Luckily, Mom distracted us all by spotting something unexpected charging down the side of Rising Wolf: not a grizzly, or a bighorn sheep, or even a life bird for me. It was an avalanche:


As you can see from the two photos, which were taken one after the other as quickly as I could work the camera's manual shutter, the mass of snow, rock, and mud is advancing down the slope rapidly. Scale was a bit difficult to judge, but given the size of the trees visible on the far side of the snow field, I can't imagine that the length of the avalanche's path could be measured in anything less than hundreds of yards. Because of the trees at lakeside, we couldn't see much of what happened at the end of the snow's journey downhill, but we didn't see any treetops vanishing. Still, it was an exciting, once-in-a-lifetime event, and I know Mom's going to be talking about it for a long, long time.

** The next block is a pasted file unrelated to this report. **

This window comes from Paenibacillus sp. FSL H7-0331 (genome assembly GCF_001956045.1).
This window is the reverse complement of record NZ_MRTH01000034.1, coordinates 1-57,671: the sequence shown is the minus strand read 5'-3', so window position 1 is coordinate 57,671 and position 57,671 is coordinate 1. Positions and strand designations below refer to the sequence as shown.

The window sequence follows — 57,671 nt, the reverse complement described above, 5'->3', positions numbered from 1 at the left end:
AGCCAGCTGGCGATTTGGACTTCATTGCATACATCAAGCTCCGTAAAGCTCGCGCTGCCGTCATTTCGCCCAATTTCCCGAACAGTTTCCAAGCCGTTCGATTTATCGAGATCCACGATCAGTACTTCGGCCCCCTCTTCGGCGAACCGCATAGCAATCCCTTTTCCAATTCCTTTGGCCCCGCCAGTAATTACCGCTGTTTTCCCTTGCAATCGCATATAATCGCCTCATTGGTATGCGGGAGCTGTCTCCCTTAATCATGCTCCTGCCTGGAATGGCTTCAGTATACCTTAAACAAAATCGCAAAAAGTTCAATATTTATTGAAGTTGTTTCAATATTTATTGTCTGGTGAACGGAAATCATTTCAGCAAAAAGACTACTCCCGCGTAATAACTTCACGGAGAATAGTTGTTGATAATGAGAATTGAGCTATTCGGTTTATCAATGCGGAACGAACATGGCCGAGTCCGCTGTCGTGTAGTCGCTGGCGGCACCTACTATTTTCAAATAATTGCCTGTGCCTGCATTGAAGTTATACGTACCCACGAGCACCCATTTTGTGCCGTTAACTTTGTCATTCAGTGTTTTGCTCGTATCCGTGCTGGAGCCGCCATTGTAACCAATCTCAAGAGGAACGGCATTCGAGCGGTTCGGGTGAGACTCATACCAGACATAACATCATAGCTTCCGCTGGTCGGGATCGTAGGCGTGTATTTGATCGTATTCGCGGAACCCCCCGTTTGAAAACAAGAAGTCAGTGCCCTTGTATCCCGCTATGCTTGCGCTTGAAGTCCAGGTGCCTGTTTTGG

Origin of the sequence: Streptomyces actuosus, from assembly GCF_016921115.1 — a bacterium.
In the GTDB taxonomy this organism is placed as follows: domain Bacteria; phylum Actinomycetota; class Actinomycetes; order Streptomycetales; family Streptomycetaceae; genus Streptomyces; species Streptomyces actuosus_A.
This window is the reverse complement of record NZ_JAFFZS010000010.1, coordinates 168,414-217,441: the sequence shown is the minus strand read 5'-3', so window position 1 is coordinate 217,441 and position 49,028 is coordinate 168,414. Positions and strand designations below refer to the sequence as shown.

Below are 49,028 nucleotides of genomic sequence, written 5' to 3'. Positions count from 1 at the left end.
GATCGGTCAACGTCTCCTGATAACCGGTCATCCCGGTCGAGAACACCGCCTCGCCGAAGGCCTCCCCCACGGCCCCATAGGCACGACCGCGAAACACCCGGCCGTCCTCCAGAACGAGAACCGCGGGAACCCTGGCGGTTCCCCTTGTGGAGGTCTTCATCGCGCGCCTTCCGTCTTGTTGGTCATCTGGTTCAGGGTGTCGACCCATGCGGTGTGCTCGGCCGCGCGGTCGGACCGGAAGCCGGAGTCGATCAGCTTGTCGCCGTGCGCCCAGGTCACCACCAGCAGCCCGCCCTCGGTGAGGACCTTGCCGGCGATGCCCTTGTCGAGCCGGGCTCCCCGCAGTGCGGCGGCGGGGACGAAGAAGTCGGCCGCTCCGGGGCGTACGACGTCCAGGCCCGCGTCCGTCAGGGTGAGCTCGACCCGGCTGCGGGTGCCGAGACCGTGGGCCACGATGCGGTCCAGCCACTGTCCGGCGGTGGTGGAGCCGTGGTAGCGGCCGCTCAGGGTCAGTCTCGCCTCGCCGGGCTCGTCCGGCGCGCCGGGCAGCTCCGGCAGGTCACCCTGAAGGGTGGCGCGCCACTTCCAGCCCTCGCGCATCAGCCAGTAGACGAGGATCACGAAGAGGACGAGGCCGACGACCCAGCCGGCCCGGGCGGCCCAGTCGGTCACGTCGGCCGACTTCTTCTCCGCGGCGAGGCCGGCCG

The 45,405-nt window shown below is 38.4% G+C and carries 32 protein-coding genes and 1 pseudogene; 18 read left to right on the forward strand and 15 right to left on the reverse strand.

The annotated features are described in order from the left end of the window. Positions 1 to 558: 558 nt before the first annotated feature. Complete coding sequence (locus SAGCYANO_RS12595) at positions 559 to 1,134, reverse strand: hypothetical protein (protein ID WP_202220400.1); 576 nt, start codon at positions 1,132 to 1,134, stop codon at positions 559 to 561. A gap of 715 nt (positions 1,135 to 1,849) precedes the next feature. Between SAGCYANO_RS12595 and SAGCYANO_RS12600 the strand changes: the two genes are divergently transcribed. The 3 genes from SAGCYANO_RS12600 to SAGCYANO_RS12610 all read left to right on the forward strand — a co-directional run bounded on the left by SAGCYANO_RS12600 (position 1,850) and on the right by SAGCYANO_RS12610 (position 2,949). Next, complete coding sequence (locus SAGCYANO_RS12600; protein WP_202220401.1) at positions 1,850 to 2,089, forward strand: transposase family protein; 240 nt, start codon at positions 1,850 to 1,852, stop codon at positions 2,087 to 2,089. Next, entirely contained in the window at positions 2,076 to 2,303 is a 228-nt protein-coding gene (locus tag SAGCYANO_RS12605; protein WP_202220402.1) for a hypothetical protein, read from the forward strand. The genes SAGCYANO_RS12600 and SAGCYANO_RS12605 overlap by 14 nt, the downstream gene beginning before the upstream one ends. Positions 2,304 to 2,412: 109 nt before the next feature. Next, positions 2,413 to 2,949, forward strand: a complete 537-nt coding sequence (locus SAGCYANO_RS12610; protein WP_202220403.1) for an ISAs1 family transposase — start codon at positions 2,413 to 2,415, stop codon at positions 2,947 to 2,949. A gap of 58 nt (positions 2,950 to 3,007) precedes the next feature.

Before long, we'd reached the western terminus, where we let some hikers off and picked up a few returnees before setting out for our home port. The weather continued to be gorgeous, and our last look at Two Medicine Lake remains one of the most beautiful sights I saw in Glacier:

DSC01075.JPGBut Clint's words had stuck in my head: he'd mentioned a waterfall below the lake, and my map of the park showed it: Running Eagle Falls, which lay only a short distance (0.3 miles) from a parking lot along the main road. If I wanted to get out among the birds of the park, this would probably be one of my best chances. And as I described the trail and and falls to Mom and Dad, they agreed that this would be one trail they were willing to hike. Given Dad's bad knee and Mom's preference for staying with him, rather than birding--not really her thing--I hadn't really expected them to be coming along on most of my walks, so this was an unusual development.